In Greenwade v. State, the Florida Supreme Court recently weighed in on an important issue in drug cases involving suspected narcotics in small, individually wrapped containers or packages.
As the court explained, Detective Donald Bishop led a team of officers from the Jacksonville Sheriff’s Office in executing a search warrant at a local home in April 2009. The officers noticed Mr. Greenwade sitting at a table in the home’s garage as they approached and apprehended Greenwade when he attempted to flee. Greenwade allegedly then told Bishop “I know why you’re here,” claimed he’d been set up and led the officers to the table where he’d been sitting. There, the officers noticed a scale and a green bag that Greenwade said contained cocaine. Inside the bag, Detective Bishop found nine one-ounce baggies containing a white powder and which Greenwade later acknowledged were his.
Officers field tested each of the nine bags for cocaine before emptying the contents into one bag at the sheriff’s office property room. A police forensic chemist later testified that she received one sealed bag weighing 234 grams. Testing revealed that the powder in it contained cocaine. Greenwade pleaded guilty to a slew of related charges, but pleaded not guilty on trafficking in cocaine in an amount more than 200 grams but less than 400 grams. He sought acquittal on this charge, arguing that the police wrongly combined the contents of the nine individual baggies before weighing and testing the contents, rather than weighing and testing the contents of each baggie separately. The trial court denied the motion, and he was later found guilty on the trafficking charge. He was sentenced to seven to 15 years in prison.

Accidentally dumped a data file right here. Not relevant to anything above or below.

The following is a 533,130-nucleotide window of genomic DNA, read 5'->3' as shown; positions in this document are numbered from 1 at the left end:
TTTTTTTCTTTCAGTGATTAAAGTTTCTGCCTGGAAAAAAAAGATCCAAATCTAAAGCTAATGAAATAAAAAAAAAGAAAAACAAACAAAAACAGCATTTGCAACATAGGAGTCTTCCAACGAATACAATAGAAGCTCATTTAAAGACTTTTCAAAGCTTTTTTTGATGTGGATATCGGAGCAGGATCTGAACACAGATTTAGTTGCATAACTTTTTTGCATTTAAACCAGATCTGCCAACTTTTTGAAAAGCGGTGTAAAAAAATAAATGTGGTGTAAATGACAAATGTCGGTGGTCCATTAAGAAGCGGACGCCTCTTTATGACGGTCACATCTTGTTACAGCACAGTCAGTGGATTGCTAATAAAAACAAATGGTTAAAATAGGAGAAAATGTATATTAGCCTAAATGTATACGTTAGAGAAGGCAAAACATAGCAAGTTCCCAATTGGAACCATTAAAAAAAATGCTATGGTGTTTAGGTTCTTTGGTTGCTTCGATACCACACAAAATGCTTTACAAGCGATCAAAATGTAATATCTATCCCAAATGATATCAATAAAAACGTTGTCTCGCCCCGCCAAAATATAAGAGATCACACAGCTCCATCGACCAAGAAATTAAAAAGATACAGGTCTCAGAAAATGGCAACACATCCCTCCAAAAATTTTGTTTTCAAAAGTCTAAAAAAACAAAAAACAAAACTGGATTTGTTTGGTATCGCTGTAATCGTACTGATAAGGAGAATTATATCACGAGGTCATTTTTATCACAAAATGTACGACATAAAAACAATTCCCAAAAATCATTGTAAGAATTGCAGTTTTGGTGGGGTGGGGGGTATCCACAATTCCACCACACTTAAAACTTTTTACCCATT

The matter eventually made its way all the way up to the Florida Supreme Court, which reversed the trial court’s decision after an exhaustive review of the relevant case law.
“Once multiple packets of individually wrapped powder are commingled before they are chemically tested, the simple process of commingling irreversibly destroys both the independent chemical composition of each individually wrapped packet and the ability to discern whether the pre-commingled substance was controlled or counterfeit,” the court explained. In other words, the court said it’s possible that at least some of the white substance in some of the packages wasn’t a drug and therefore shouldn’t be counted when determining the weight of any drug Greenwade possessed. The court noted that previous rulings on the issue were limited to cases involving white substances and that individual weighing and testing had been deemed unnecessary in other instances, including those involving suspected marijuana and heroin.
As a result, the court remanded the case back to the trial court with instructions to reduce Greenwade’s conviction to one for simple possession, rather than cocaine trafficking.
If you’re facing drug possession or trafficking charges, you are well-advised to seek the counsel of an experienced criminal defense attorney who help you mount the strongest possible defense. The South Florida drug trafficking defense attorneys at Anidjar & Levine are dedicated to providing our clients with aggressive, competent and high-quality representation. We are prepared to defend your rights and help achieve the best outcome possible.
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